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The School For Good And Evil Doesn’t Pass The Franchise Test

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The School For Good And Evil Doesn't Pass The Franchise Test

(CTN News) -“The School for Good and Evil” gets lost somewhere between Disney Channel fare like “Descendants” and more epic theatricals like Harry Potter.

This latest rewrite of fairy tales wastes plenty of big-name assets, The School for Good and Evil  a popular book series, and Netflix’s money.

In theory, Paul Feig (best known for comedies prior to his female “Ghostbusters” reboot) seems like an odd choice for adapting Soman Chainani’s young-adult novels.

This movie is meant to approach fairy-tale conventions with a more modern (and pretty well telegraphed) sensibility, but the long slog to get there doesn’t add much value.

The dreamer Sophie (Sophia Anne Caruso) and her practical, protective pal Agatha (Sofia Wylie of Disney’s “Andi Mack” and “High School Musical:

The Musical: The Series”) get whisked away from their humble village to the enchanted school of the title, after a prologue (narrated by the always-present Cate Blanchett) about two brothers who stand in for right and evil.

The magical academy trains aspiring princes and princesses (some with fairy-tale lineage) in the art of good, helmed by Professor Dovey (Kerry Washington), who is enjoying a long win against the evil kids, learning villainy from Professor Lesso Charlize Theron).

The School for Good and Evil; A place billed as “where fairy tales begin” is overseen by the headmaster (Laurence Fishburne).

Sophie and Agatha end up at opposite schools, and they’re both convinced they’re in the wrong place (I’d say “sorting-hat error,” but it’s a different franchise); they’re also told that they have a lofty destiny,

The ultimate fantasy in these tales, however trite it might sound, and they both love one of the good-school princes (Jamie Flatters), who happens to be King Arthur’s son.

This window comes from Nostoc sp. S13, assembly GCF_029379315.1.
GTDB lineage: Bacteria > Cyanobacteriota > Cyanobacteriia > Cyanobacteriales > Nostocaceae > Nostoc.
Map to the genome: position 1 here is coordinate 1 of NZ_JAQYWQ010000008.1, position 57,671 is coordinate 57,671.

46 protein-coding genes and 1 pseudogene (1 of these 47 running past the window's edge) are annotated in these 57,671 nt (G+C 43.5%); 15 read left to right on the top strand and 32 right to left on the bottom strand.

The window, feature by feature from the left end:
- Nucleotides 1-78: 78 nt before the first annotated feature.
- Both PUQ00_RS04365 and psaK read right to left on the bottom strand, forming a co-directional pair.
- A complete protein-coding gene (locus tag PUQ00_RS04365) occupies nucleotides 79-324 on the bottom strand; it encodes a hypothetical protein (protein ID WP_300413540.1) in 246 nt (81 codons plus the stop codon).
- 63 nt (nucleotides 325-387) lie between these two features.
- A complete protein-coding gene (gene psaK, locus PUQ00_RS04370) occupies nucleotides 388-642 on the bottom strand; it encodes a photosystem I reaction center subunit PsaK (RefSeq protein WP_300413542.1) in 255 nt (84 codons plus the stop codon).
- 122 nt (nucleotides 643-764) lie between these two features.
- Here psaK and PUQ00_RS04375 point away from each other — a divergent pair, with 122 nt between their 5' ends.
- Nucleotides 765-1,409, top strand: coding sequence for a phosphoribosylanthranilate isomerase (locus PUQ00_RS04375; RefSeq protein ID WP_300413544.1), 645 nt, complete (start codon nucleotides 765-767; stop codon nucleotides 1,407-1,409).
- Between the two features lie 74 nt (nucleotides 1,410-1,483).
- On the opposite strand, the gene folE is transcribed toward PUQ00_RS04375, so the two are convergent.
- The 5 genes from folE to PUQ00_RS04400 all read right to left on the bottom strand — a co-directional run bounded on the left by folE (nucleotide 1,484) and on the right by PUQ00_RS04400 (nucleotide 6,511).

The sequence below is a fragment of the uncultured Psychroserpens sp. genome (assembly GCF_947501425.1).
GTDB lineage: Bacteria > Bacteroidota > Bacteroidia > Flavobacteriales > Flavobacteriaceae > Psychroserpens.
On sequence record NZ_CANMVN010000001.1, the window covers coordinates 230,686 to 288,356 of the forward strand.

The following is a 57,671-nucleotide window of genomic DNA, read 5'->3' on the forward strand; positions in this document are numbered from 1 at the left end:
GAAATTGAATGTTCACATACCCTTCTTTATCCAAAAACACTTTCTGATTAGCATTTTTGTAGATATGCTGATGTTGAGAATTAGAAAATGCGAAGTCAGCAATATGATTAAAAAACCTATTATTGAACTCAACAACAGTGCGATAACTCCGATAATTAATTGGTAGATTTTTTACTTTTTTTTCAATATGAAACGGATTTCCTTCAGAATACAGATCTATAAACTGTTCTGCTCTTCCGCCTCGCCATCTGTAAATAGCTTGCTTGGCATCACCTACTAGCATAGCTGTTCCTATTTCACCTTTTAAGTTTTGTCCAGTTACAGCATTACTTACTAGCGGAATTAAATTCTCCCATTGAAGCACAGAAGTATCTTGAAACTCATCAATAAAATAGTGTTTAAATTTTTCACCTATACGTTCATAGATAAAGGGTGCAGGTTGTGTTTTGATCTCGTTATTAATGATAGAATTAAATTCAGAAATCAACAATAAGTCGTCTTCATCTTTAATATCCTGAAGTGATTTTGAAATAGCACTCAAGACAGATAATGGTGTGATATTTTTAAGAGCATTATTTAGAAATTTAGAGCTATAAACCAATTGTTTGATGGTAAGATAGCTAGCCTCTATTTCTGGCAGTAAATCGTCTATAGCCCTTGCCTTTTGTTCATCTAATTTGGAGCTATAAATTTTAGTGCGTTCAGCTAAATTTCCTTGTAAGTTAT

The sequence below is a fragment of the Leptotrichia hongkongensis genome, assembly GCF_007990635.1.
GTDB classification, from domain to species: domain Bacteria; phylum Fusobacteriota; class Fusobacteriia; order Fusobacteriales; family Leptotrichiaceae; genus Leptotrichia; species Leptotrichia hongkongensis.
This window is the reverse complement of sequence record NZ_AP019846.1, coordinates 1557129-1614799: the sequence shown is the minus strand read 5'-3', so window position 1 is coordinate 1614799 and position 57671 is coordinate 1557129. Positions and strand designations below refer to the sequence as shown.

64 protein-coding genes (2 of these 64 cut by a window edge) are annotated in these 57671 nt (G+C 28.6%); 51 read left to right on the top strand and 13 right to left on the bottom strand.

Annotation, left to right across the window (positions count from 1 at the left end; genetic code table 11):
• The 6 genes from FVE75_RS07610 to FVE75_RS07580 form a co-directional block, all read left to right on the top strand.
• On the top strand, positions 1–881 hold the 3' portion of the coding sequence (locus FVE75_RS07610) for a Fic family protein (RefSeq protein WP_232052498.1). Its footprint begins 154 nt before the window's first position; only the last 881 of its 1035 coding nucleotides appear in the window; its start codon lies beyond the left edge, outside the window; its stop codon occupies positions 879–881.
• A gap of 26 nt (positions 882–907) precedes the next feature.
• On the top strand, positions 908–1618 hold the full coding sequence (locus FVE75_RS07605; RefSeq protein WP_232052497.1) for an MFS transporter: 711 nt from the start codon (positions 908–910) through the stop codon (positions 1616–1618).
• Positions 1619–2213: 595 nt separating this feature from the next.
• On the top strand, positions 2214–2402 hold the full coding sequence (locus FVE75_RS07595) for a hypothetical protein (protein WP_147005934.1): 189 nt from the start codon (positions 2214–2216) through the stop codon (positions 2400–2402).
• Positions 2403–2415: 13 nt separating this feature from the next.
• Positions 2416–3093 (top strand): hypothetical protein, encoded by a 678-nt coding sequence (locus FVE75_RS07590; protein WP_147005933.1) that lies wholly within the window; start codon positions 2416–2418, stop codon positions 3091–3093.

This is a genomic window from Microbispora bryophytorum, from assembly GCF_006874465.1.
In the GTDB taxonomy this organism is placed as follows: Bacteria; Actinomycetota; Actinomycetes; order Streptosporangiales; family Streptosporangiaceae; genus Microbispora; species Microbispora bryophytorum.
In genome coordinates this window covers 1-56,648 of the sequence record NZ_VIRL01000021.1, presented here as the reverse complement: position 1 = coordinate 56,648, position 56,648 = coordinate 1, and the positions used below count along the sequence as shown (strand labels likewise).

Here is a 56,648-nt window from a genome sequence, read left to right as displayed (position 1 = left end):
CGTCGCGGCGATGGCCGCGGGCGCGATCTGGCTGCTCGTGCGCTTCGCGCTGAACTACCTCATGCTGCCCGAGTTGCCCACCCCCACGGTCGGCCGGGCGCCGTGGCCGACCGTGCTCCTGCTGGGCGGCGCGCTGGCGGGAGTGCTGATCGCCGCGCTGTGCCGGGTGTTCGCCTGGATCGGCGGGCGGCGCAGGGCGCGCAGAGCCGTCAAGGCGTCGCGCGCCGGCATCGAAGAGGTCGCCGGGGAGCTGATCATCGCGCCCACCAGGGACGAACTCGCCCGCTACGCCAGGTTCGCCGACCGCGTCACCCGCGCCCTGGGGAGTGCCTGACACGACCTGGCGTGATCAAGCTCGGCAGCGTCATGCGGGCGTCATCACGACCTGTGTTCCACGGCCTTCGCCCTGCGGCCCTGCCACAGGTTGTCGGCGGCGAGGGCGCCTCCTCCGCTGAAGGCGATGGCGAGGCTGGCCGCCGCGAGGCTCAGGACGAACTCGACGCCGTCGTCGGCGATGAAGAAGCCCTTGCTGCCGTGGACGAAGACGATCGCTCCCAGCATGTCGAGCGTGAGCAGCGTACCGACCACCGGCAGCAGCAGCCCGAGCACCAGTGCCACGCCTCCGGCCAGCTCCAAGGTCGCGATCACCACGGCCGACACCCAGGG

There’s plenty of action along the way, as well as wasted cameos like Patti LuPone and Michelle Yeoh.

From the anthropomorphic wolf guards to the sweeping castles, the design feels like it belongs to a big-budget movie or cable-network original.

Most of what happens has a tired, by-the-numbers feel, even though the underlying lessons focus on heroism and love.

Despite a few nods in that direction, like a snippet of the “Sleeping Beauty” theme, the film isn’t quite as clever as it could be.

Maybe Netflix can be forgiven for wanting a piece of Disney and Warner Bros.’ action in this fertile genre. Please bring something original if you’re coming this late to the party.

At this point of the game, that’s not an easy assignment, but “The School for Good and Evil” doesn’t pass.

Netflix’s “The School for Good and Evil” premieres October 19.

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Salman Ahmad is a seasoned writer for CTN News, bringing a wealth of experience and expertise to the platform. With a knack for concise yet impactful storytelling, he crafts articles that captivate readers and provide valuable insights. Ahmad's writing style strikes a balance between casual and professional, making complex topics accessible without compromising depth.

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